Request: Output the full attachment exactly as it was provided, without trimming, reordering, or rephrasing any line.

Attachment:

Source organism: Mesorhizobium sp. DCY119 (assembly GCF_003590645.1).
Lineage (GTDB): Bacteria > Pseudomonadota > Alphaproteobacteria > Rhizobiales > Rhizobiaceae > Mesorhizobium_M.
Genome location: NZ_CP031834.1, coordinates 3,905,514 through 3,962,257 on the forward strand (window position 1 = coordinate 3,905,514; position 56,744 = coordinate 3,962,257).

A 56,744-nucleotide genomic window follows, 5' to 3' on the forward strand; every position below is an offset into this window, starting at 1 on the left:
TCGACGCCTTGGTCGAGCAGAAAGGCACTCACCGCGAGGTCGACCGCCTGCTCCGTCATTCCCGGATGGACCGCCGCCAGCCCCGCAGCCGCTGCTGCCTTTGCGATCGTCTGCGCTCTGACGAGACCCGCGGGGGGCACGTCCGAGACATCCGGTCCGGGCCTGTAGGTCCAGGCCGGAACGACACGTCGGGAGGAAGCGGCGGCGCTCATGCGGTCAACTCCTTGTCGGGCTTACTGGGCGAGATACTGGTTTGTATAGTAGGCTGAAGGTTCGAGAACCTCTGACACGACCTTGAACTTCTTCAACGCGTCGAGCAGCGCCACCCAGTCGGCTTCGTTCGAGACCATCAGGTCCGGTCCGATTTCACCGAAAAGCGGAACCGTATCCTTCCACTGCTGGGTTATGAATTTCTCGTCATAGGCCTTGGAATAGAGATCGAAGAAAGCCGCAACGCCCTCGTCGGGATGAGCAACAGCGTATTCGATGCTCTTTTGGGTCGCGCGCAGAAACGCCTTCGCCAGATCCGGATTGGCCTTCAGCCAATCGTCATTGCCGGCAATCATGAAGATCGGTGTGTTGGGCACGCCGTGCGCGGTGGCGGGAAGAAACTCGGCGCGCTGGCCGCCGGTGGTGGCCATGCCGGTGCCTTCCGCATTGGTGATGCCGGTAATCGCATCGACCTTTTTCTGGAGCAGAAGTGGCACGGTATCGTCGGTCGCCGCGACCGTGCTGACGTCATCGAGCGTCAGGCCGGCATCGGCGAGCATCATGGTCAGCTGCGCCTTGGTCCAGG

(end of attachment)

Source organism: Mesorhizobium sp. DCY119 (assembly GCF_003590645.1).
Lineage (GTDB): Bacteria > Pseudomonadota > Alphaproteobacteria > Rhizobiales > Rhizobiaceae > Mesorhizobium_M.
Genome location: NZ_CP031834.1, coordinates 3,905,514 through 3,962,257 on the forward strand (window position 1 = coordinate 3,905,514; position 56,744 = coordinate 3,962,257).

A 56,744-nucleotide genomic window follows, 5' to 3' on the forward strand; every position below is an offset into this window, starting at 1 on the left:
TCGACGCCTTGGTCGAGCAGAAAGGCACTCACCGCGAGGTCGACCGCCTGCTCCGTCATTCCCGGATGGACCGCCGCCAGCCCCGCAGCCGCTGCTGCCTTTGCGATCGTCTGCGCTCTGACGAGACCCGCGGGGGGCACGTCCGAGACATCCGGTCCGGGCCTGTAGGTCCAGGCCGGAACGACACGTCGGGAGGAAGCGGCGGCGCTCATGCGGTCAACTCCTTGTCGGGCTTACTGGGCGAGATACTGGTTTGTATAGTAGGCTGAAGGTTCGAGAACCTCTGACACGACCTTGAACTTCTTCAACGCGTCGAGCAGCGCCACCCAGTCGGCTTCGTTCGAGACCATCAGGTCCGGTCCGATTTCACCGAAAAGCGGAACCGTATCCTTCCACTGCTGGGTTATGAATTTCTCGTCATAGGCCTTGGAATAGAGATCGAAGAAAGCCGCAACGCCCTCGTCGGGATGAGCAACAGCGTATTCGATGCTCTTTTGGGTCGCGCGCAGAAACGCCTTCGCCAGATCCGGATTGGCCTTCAGCCAATCGTCATTGCCGGCAATCATGAAGATCGGTGTGTTGGGCACGCCGTGCGCGGTGGCGGGAAGAAACTCGGCGCGCTGGCCGCCGGTGGTGGCCATGCCGGTGCCTTCCGCATTGGTGATGCCGGTAATCGCATCGACCTTTTTCTGGAGCAGAAGTGGCACGGTATCGTCGGTCGCCGCGACCGTGCTGACGTCATCGAGCGTCAGGCCGGCATCGGCGAGCATCATGGTCAGCTGCGCCTTGGTCCAGG